Mr Wilfred Paling: asked the Minister of Transport and Civil Aviation to what extent tile alternative roads north of Doncaster have been used in the attempt to divert traffic away from the town centre; and to what extent traffic congestion in and around Doncaster has been reduced.
Mr Wilfred Paling: Can the Minister say whether the organisations which arranged these diversions a good many miles north of Doncaster took into account diversions nearer Doncaster, particularly to the west, only a few miles north of Doncaster?
Mr Wilfred Paling: asked the Secretary of State for the Colonies what scheme has been approved by the municipality of Mufulira, Northern Rhodesia, to provide 500 served sites for housing additional personnel of the Mufulira Copper Mines Limited; and if the housing sites provided will be available to Africans and Europeans.
Mr Wilfred Paling: If this municipality finds it necessary and desirable to provide houses for Europeans, would it not be a good thing if it found the time and money to provide houses for Africans, too, and would not that be likely to lead to better relations?
Mr Wilfred Paling: asked the Secretary of State for the Colonies what are the minimum average wages for European and Asian unskilled and skilled workers in the mining industry in Tanganyika; and what provision is made for the training and advancement of Africans in the industry.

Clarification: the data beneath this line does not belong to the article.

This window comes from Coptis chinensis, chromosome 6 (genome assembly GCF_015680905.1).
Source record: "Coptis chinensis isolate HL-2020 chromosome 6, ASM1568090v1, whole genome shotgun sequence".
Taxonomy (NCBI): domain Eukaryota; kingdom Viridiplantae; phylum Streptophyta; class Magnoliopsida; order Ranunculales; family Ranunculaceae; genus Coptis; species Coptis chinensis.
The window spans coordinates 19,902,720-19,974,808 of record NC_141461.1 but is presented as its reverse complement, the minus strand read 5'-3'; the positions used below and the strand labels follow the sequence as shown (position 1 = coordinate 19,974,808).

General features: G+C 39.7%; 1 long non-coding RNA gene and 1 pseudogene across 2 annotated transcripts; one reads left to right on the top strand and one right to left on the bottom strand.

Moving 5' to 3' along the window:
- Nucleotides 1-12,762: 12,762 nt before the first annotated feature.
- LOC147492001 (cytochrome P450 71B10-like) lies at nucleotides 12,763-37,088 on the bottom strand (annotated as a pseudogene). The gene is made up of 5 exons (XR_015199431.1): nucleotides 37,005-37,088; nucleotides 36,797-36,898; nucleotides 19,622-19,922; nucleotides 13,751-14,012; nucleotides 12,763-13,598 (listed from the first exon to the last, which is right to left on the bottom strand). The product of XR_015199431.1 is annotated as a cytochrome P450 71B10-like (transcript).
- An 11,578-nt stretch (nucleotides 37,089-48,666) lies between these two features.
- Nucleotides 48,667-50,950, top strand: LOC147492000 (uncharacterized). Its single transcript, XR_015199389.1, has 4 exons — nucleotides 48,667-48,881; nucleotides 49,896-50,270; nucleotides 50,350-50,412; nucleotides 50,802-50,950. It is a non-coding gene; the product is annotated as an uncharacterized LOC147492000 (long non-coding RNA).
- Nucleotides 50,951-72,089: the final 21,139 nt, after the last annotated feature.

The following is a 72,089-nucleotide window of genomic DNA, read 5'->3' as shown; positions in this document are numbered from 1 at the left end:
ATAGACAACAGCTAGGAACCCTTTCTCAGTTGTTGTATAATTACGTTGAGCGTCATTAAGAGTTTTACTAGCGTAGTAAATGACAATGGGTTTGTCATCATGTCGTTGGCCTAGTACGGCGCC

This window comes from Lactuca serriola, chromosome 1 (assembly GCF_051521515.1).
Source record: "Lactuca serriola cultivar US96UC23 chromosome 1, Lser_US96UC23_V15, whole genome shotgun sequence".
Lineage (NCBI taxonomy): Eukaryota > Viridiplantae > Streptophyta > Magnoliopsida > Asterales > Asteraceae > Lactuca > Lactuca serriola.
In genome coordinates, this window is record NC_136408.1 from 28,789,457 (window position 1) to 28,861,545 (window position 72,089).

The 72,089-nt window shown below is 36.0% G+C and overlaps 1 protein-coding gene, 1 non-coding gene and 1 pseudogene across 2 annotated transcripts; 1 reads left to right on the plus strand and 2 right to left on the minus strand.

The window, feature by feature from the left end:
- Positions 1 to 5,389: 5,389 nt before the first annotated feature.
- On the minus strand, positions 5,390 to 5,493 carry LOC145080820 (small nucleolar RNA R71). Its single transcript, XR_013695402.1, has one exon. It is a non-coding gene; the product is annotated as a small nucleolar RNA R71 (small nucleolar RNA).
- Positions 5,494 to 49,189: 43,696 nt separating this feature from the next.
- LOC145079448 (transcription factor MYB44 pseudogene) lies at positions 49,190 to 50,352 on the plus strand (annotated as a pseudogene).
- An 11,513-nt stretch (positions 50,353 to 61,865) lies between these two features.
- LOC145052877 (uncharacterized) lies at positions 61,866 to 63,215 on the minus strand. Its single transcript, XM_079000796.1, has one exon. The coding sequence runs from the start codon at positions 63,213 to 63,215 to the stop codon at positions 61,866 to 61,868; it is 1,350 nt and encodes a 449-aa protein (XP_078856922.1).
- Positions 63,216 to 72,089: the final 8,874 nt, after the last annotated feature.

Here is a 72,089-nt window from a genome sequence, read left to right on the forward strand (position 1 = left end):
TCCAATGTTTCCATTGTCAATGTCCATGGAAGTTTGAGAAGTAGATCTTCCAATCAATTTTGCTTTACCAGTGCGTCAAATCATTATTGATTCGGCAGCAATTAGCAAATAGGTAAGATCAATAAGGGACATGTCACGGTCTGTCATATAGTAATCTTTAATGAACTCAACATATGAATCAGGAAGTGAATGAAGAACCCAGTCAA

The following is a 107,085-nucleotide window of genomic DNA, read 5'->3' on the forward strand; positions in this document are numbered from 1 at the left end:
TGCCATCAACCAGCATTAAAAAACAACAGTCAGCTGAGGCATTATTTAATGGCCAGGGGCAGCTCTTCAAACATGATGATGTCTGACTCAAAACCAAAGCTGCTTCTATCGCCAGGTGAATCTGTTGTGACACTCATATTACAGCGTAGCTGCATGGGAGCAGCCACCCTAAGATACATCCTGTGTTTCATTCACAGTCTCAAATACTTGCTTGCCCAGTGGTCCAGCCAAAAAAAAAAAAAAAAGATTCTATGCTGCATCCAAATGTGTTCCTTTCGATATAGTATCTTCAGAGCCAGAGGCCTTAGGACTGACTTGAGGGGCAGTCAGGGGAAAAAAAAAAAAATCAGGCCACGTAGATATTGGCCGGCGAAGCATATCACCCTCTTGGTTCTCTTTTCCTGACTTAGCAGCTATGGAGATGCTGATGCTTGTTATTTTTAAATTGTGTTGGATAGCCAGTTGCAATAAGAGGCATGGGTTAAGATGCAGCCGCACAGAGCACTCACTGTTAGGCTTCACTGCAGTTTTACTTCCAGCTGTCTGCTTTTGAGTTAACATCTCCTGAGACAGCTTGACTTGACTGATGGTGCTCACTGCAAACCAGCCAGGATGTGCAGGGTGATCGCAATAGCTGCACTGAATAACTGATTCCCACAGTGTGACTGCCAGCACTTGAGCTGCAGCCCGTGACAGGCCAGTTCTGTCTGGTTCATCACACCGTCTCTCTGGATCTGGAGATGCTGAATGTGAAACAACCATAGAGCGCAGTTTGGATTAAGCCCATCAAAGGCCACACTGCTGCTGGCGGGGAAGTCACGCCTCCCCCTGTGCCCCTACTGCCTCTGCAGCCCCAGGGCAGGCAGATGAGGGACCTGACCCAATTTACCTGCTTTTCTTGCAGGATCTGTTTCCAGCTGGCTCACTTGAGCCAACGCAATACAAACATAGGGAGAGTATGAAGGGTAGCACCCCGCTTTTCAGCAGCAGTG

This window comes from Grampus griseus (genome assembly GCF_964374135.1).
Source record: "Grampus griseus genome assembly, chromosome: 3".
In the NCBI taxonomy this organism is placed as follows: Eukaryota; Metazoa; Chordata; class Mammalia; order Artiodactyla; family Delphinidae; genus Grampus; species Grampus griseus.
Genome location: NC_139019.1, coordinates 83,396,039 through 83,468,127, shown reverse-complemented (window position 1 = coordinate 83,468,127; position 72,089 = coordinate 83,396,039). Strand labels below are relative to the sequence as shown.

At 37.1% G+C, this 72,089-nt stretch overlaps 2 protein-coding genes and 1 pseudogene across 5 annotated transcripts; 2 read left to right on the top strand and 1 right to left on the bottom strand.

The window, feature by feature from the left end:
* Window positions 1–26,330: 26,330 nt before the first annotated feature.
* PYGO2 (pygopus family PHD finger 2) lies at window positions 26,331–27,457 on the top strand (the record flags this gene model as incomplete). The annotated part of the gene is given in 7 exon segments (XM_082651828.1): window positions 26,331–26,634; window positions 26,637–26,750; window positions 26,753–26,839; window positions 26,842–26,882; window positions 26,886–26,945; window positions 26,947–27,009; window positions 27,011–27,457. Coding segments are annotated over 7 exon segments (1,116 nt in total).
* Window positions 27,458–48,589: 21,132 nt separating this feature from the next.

Mr Wilfred Paling: Are not the wages of the Africans very low compared with the wages paid to both Asians and Europeans? Does not this lead to much dissatisfaction? In any event, will the Minister see that Africans are given every opportunity of becoming skilled and trained workers?
Mr Wilfred Paling: asked the Minister of Transport and Civil Aviation what progress has been made with the preparatory work necessary for the construction of the Great North Road, Doncaster by-pass.
Mr Wilfred Paling: Is the hon. Gentleman aware that Government Departments do not make matters too easy for people who have had tuberculosis? Is he aware that, if a man applies for any unestablished post in a Department, he has to state specifically whether he has ever suffered from tuberculosis or not, and that, when most applicants read that, they are likely to jump to the conclusion that their case has been...
Mr Wilfred Paling: asked the Minister of Pensions and Nations Insurance the number of disabled ex-Service men who have sufficiently recovered from pulmonary tuberculosis to be assessed at less than 20 per cent. disability.
Mr Wilfred Paling: When the Minister is looking into these cases, and particularly those of men who appear to have so far recovered that their pensions are discontinued, will he have regard to the fact that it is still difficult for a man who is known to have had tuberculosis to get a job, not only outside but inside the Civil Service? If one Ministry can decide that a man has sufficiently recovered not to...